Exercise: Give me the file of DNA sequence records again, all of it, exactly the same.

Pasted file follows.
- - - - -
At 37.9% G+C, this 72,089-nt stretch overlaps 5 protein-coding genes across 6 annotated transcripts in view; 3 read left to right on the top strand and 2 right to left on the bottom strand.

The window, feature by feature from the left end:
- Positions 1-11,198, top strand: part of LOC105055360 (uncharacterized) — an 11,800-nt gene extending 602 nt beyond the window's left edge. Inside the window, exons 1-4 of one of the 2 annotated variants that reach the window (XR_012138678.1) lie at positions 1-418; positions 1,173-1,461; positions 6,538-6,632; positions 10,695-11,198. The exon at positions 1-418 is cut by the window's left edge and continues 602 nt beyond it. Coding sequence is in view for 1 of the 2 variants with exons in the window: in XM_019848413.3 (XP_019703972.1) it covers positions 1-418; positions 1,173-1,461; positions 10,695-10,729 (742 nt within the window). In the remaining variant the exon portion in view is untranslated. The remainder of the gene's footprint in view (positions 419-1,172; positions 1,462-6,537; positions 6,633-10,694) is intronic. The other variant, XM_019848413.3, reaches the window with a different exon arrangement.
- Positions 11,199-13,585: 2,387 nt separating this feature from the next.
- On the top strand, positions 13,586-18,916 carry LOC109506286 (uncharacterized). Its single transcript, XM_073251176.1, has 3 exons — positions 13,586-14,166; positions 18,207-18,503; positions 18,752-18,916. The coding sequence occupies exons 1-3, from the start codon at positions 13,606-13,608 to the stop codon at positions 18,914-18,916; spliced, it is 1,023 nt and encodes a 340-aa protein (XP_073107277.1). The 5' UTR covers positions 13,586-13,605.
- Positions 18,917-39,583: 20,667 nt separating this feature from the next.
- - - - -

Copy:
At 37.9% G+C, this 72,089-nt stretch overlaps 5 protein-coding genes across 6 annotated transcripts in view; 3 read left to right on the top strand and 2 right to left on the bottom strand.

The window, feature by feature from the left end:
- Positions 1-11,198, top strand: part of LOC105055360 (uncharacterized) — an 11,800-nt gene extending 602 nt beyond the window's left edge. Inside the window, exons 1-4 of one of the 2 annotated variants that reach the window (XR_012138678.1) lie at positions 1-418; positions 1,173-1,461; positions 6,538-6,632; positions 10,695-11,198. The exon at positions 1-418 is cut by the window's left edge and continues 602 nt beyond it. Coding sequence is in view for 1 of the 2 variants with exons in the window: in XM_019848413.3 (XP_019703972.1) it covers positions 1-418; positions 1,173-1,461; positions 10,695-10,729 (742 nt within the window). In the remaining variant the exon portion in view is untranslated. The remainder of the gene's footprint in view (positions 419-1,172; positions 1,462-6,537; positions 6,633-10,694) is intronic. The other variant, XM_019848413.3, reaches the window with a different exon arrangement.
- Positions 11,199-13,585: 2,387 nt separating this feature from the next.
- On the top strand, positions 13,586-18,916 carry LOC109506286 (uncharacterized). Its single transcript, XM_073251176.1, has 3 exons — positions 13,586-14,166; positions 18,207-18,503; positions 18,752-18,916. The coding sequence occupies exons 1-3, from the start codon at positions 13,606-13,608 to the stop codon at positions 18,914-18,916; spliced, it is 1,023 nt and encodes a 340-aa protein (XP_073107277.1). The 5' UTR covers positions 13,586-13,605.
- Positions 18,917-39,583: 20,667 nt separating this feature from the next.